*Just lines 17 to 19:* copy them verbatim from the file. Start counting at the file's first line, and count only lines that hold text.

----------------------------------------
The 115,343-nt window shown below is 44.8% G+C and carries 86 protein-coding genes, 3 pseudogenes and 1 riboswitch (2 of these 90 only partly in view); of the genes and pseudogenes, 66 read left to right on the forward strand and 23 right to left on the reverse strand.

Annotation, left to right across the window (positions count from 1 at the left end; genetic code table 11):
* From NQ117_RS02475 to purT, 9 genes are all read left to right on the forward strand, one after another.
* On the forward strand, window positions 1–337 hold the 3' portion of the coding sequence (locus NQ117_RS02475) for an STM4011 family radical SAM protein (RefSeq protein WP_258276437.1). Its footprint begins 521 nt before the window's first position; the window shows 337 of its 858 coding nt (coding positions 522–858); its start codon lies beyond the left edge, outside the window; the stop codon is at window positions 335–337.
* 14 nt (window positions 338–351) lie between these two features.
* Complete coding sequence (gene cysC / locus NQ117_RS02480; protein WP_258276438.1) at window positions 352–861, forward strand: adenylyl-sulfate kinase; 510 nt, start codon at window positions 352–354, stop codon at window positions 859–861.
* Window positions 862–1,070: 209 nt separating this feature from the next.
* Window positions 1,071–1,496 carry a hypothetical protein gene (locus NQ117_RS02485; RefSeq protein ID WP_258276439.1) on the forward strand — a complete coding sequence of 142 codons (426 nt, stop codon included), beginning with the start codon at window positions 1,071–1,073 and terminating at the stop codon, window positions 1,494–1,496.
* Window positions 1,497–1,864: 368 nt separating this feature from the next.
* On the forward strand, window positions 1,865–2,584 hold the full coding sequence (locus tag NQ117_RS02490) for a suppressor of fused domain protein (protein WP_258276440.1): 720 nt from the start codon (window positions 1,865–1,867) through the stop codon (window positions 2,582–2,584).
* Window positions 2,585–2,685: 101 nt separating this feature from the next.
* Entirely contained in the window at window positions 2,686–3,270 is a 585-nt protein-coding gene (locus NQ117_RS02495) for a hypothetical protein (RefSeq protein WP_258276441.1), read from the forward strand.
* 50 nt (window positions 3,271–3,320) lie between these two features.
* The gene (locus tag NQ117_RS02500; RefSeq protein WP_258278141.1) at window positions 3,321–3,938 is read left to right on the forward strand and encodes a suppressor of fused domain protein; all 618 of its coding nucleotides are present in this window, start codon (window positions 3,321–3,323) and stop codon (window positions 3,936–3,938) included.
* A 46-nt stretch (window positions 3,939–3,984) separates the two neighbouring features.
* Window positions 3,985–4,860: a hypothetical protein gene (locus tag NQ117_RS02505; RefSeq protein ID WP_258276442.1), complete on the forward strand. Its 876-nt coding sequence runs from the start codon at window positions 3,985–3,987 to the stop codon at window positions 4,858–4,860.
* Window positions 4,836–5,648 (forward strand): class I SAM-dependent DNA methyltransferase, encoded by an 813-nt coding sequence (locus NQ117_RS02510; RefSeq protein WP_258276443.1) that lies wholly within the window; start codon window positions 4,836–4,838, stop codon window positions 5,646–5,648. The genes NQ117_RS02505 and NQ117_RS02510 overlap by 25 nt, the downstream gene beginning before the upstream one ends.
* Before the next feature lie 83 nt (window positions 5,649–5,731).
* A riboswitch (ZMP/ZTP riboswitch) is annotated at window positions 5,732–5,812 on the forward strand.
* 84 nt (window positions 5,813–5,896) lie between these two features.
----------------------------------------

* Window positions 4,836–5,648 (forward strand): class I SAM-dependent DNA methyltransferase, encoded by an 813-nt coding sequence (locus NQ117_RS02510; RefSeq protein WP_258276443.1) that lies wholly within the window; start codon window positions 4,836–4,838, stop codon window positions 5,646–5,648. The genes NQ117_RS02505 and NQ117_RS02510 overlap by 25 nt, the downstream gene beginning before the upstream one ends.
* Before the next feature lie 83 nt (window positions 5,649–5,731).
* A riboswitch (ZMP/ZTP riboswitch) is annotated at window positions 5,732–5,812 on the forward strand.